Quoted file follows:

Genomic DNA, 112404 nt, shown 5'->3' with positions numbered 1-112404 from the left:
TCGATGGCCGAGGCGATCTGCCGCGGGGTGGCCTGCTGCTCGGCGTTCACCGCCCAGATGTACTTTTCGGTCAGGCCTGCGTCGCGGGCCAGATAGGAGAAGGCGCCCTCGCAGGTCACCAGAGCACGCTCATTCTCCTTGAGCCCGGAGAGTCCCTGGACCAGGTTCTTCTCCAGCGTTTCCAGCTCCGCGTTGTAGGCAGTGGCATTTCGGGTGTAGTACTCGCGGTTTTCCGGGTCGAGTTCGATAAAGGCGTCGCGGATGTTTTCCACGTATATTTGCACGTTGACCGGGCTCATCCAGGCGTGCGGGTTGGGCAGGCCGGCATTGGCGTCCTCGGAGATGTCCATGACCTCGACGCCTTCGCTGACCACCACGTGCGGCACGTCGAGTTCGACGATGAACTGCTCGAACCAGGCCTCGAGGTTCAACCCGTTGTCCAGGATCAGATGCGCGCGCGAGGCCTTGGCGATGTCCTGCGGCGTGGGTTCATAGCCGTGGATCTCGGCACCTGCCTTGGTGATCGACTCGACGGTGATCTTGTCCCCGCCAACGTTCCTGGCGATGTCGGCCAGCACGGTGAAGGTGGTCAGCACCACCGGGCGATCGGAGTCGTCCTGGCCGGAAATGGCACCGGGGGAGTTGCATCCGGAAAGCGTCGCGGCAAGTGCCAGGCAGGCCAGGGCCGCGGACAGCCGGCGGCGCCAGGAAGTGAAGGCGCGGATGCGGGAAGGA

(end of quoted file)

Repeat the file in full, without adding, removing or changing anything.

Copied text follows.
Genomic DNA, 112404 nt, shown 5'->3' with positions numbered 1-112404 from the left:
TCGATGGCCGAGGCGATCTGCCGCGGGGTGGCCTGCTGCTCGGCGTTCACCGCCCAGATGTACTTTTCGGTCAGGCCTGCGTCGCGGGCCAGATAGGAGAAGGCGCCCTCGCAGGTCACCAGAGCACGCTCATTCTCCTTGAGCCCGGAGAGTCCCTGGACCAGGTTCTTCTCCAGCGTTTCCAGCTCCGCGTTGTAGGCAGTGGCATTTCGGGTGTAGTACTCGCGGTTTTCCGGGTCGAGTTCGATAAAGGCGTCGCGGATGTTTTCCACGTATATTTGCACGTTGACCGGGCTCATCCAGGCGTGCGGGTTGGGCAGGCCGGCATTGGCGTCCTCGGAGATGTCCATGACCTCGACGCCTTCGCTGACCACCACGTGCGGCACGTCGAGTTCGACGATGAACTGCTCGAACCAGGCCTCGAGGTTCAACCCGTTGTCCAGGATCAGATGCGCGCGCGAGGCCTTGGCGATGTCCTGCGGCGTGGGTTCATAGCCGTGGATCTCGGCACCTGCCTTGGTGATCGACTCGACGGTGATCTTGTCCCCGCCAACGTTCCTGGCGATGTCGGCCAGCACGGTGAAGGTGGTCAGCACCACCGGGCGATCGGAGTCGTCCTGGCCGGAAATGGCACCGGGGGAGTTGCATCCGGAAAGCGTCGCGGCAAGTGCCAGGCAGGCCAGGGCCGCGGACAGCCGGCGGCGCCAGGAAGTGAAGGCGCGGATGCGGGAAGGA